The proposed budget would also eliminate individual line items for Cultural Celebration and Excel Leadership Conference and incorporate those funds into the general funds available for request by student organizations. This change was meant to force events such as Cultural Celebration, which is sponsored annually by Thurgood Marshall College, to request funds from the Student Organizations Funding Advisory Board like other campus groups, according to Murphy. SOFAB is the main financial advisory committee for all quarterly student organization funding.

    “We are holding all organizations and events at the same standard and requiring everyone to go through the SOFAB process to ensure equal treatment and fair practices,” he said.

    Although requiring the cultural events to apply through SOFAB is understandable, Pillon said, she was concerned that the $287,750 unallocated student organizations pot, which would take a 3.7 percent cut under the proposed budget, would be too small to fund all needed organizations.

    “It’s OK to move toward subjecting everything to the same scrutiny,” she said. “But how do we justify keeping ‘Student Org Unallocated’ at the same level? How is it fair to have orgs and Cultural Celebration pull from that same pot?”

    Stipends for A.S.-funded student services, such as Student-Run Television and KSDT radio, would be eliminated under the latest draft of the proposed budget. Income from A.S. enterprises, like the ropes course and A.S. Lecture Notes, that previously funded the stipends wasn’t able to sustain a level of profits needed for student services, according to Murphy.

    “We have no money to allocate towards stipends [for] our services,” he said. “I would still prefer to maintain at least part of their stipends — it’s just not possible at this point.”

    Both KSDT general co-manager Sam Abraham and operations manager Kip Mitchell said they were disappointed with the proposal, but acknowledged that their stipends had initially been insignificant. The KSDT general manager currently receives $20 per week, while all other staff positions receive a $15 stipend.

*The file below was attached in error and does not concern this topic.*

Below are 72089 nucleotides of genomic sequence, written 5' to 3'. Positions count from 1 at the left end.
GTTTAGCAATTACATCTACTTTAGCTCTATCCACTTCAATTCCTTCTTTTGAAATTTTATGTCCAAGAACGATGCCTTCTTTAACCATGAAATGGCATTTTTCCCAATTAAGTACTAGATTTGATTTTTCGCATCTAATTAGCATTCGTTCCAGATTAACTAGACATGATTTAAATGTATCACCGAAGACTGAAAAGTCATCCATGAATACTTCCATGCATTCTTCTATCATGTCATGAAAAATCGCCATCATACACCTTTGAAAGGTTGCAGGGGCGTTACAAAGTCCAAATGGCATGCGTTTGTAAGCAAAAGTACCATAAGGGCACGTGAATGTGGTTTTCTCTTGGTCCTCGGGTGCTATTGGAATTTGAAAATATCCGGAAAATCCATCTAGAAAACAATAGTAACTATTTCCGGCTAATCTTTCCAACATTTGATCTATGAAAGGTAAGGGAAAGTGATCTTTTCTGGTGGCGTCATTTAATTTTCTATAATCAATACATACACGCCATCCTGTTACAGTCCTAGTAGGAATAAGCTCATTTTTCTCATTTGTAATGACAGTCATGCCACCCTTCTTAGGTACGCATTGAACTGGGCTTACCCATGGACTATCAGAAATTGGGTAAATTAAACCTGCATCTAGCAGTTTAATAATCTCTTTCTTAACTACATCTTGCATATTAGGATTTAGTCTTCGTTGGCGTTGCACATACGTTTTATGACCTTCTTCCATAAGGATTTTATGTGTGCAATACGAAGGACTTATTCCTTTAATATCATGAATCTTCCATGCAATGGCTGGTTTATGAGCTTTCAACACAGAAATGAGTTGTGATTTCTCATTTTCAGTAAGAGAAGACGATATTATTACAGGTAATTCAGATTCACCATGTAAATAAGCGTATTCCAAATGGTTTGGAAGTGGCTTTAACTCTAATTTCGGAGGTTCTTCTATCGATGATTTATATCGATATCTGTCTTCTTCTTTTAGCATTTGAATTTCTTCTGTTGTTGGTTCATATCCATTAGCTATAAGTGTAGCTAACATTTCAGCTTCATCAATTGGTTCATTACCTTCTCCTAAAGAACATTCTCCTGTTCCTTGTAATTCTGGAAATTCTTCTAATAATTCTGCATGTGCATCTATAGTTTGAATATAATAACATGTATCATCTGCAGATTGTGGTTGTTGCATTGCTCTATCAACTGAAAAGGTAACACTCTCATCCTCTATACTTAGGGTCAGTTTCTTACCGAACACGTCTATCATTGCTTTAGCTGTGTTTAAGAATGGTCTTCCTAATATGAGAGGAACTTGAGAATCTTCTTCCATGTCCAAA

“It’s not like we’re in this for the money,” Mitchell said. “At the rate we were getting paid before, it was not representative of the time we actually put in our student service, but it was rather just to get at least a little something for compensation. To lose that, I’m disappointed, but our budget has been cut so much it’s not like I didn’t expect it.”

    Stipends for all A.S. executive board positions would take a cut of 40 percent from last year. In addition to scaling back pay for commissioners and vice presidents, Sweeten’s budget would eliminate stipends for all 24 college senators. Last year, each senator received a $10 stipend each week for 30 weeks.

    Cutting senator stipends would free up much-needed money for other priorities, Sweeten said during an informal budget meeting with councilmembers. However, abolishing those stipends would also remove senator accountability to the A.S. Council, according to Murphy.

    “If a senator is never showing up to meetings, A.S. can do nothing to kick them out of office,” he said. “Whereas if we gave a stipend to each senator and threatened to take away their weekly stipend for each meeting they miss, senators would be more accountable to A.S.”

    However, the council has not penalized absent senators in past years, allowing them to receive stipends even when they did not attend.

    Sweeten suggested academic compensation in place of stipends, including school credit.